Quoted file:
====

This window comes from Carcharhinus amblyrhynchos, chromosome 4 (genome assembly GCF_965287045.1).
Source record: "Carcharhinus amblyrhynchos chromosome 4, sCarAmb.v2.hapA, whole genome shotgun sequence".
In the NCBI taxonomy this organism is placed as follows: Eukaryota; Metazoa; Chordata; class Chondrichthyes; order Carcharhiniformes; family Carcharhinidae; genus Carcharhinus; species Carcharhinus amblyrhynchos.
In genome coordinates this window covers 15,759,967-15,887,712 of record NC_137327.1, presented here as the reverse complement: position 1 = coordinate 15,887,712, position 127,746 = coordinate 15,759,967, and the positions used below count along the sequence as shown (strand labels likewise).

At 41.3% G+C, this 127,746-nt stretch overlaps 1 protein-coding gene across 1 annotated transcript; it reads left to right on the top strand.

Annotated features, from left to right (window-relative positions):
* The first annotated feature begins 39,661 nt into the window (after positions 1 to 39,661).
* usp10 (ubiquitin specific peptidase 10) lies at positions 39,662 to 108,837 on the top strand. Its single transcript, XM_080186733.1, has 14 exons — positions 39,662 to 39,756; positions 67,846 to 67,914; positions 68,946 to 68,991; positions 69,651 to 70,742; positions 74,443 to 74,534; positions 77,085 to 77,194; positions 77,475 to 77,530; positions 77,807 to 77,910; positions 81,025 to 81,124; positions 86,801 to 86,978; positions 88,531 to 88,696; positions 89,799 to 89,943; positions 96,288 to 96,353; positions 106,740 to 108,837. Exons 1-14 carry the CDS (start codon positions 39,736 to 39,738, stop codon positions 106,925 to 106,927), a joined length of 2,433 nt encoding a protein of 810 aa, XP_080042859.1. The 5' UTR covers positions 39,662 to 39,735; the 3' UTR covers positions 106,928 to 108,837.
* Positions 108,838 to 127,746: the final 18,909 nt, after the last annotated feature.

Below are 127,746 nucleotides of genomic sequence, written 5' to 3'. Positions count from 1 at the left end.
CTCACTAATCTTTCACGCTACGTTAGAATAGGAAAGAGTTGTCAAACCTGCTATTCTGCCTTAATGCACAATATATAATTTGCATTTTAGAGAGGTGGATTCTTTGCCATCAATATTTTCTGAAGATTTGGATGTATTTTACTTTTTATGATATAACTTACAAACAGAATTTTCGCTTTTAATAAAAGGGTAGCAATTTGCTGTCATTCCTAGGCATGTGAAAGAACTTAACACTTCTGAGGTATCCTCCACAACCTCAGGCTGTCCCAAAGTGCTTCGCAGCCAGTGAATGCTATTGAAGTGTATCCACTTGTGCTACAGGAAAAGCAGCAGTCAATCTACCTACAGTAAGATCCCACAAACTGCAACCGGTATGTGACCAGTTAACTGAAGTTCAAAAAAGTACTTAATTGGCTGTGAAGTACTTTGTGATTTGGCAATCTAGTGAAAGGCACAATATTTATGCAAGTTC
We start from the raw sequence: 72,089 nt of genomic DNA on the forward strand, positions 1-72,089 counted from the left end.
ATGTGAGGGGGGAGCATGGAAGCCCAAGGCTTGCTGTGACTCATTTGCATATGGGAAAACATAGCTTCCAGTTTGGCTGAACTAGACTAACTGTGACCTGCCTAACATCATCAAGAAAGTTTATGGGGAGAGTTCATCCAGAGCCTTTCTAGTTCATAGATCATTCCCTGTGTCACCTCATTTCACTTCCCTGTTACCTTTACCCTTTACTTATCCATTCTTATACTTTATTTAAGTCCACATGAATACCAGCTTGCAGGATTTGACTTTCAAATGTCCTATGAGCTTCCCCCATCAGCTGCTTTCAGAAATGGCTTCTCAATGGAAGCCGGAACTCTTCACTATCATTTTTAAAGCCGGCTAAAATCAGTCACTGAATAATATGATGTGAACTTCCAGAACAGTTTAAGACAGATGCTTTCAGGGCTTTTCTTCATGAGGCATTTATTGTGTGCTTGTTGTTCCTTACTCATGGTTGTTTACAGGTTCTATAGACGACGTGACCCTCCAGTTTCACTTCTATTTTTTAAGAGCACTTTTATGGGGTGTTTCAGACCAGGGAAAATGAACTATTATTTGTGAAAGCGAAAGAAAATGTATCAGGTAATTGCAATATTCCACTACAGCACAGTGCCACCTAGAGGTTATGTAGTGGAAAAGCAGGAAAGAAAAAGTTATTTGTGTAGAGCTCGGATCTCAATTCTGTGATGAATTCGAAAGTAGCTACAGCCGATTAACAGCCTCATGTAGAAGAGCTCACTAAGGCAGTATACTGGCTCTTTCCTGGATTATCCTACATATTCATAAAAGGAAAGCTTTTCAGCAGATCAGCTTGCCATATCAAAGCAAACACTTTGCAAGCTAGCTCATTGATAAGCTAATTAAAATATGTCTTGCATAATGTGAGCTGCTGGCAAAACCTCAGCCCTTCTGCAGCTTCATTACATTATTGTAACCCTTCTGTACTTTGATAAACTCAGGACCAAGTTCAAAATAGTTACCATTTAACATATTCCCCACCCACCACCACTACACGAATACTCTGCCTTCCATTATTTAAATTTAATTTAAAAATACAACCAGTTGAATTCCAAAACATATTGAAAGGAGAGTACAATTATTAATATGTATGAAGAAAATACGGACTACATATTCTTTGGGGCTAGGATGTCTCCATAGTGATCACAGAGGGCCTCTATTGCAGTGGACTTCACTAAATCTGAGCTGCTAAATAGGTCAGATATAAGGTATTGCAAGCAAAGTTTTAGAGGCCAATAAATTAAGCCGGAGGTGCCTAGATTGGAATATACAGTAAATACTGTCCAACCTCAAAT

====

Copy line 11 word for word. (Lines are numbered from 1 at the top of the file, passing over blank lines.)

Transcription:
CTCACTAATCTTTCACGCTACGTTAGAATAGGAAAGAGTTGTCAAACCTGCTATTCTGCCTTAATGCACAATATATAATTTGCATTTTAGAGAGGTGGATTCTTTGCCATCAATATTTTCTGAAGATTTGGATGTATTTTACTTTTTATGATATAACTTACAAACAGAATTTTCGCTTTTAATAAAAGGGTAGCAATTTGCTGTCATTCCTAGGCATGTGAAAGAACTTAACACTTCTGAGGTATCCTCCACAACCTCAGGCTGTCCCAAAGTGCTTCGCAGCCAGTGAATGCTATTGAAGTGTATCCACTTGTGCTACAGGAAAAGCAGCAGTCAATCTACCTACAGTAAGATCCCACAAACTGCAACCGGTATGTGACCAGTTAACTGAAGTTCAAAAAAGTACTTAATTGGCTGTGAAGTACTTTGTGATTTGGCAATCTAGTGAAAGGCACAATATTTATGCAAGTTC